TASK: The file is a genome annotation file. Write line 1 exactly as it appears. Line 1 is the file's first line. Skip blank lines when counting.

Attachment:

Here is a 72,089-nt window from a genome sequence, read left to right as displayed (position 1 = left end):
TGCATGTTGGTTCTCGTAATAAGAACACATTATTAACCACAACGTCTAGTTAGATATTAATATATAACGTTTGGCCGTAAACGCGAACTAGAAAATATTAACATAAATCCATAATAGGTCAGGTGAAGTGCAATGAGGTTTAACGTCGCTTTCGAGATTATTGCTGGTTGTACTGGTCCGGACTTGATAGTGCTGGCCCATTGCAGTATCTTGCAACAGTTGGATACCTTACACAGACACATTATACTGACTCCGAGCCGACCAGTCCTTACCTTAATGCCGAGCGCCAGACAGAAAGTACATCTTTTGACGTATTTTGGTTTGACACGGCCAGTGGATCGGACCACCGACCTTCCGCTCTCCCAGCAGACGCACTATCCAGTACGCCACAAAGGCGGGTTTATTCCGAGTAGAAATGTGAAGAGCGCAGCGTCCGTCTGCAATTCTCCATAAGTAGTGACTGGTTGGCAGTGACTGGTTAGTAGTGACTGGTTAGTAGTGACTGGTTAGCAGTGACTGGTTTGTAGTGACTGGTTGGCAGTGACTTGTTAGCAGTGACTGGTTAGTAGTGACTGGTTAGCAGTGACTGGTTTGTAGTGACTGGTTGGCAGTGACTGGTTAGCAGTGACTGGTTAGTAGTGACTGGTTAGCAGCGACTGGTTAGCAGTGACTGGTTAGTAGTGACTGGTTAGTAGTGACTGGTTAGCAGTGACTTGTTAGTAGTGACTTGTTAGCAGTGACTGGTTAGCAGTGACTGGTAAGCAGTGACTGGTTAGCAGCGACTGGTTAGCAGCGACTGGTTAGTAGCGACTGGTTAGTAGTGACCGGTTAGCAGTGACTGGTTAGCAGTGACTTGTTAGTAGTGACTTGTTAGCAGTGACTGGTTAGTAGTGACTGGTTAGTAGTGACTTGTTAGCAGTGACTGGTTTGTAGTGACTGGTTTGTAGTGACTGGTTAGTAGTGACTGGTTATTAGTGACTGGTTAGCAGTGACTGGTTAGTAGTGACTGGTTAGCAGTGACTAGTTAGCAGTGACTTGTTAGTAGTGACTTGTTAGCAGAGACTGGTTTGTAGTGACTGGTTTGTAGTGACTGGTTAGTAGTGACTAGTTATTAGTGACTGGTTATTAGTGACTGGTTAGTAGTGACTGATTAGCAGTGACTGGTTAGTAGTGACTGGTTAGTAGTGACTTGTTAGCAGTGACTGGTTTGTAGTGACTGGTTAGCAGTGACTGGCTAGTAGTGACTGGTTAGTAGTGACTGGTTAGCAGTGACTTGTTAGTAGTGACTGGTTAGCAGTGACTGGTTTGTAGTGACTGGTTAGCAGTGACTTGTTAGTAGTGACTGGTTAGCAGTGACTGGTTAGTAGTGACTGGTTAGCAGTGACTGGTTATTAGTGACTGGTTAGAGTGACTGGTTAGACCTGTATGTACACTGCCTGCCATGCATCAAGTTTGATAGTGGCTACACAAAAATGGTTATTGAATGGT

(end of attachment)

Here is a 72,089-nt window from a genome sequence, read left to right as displayed (position 1 = left end):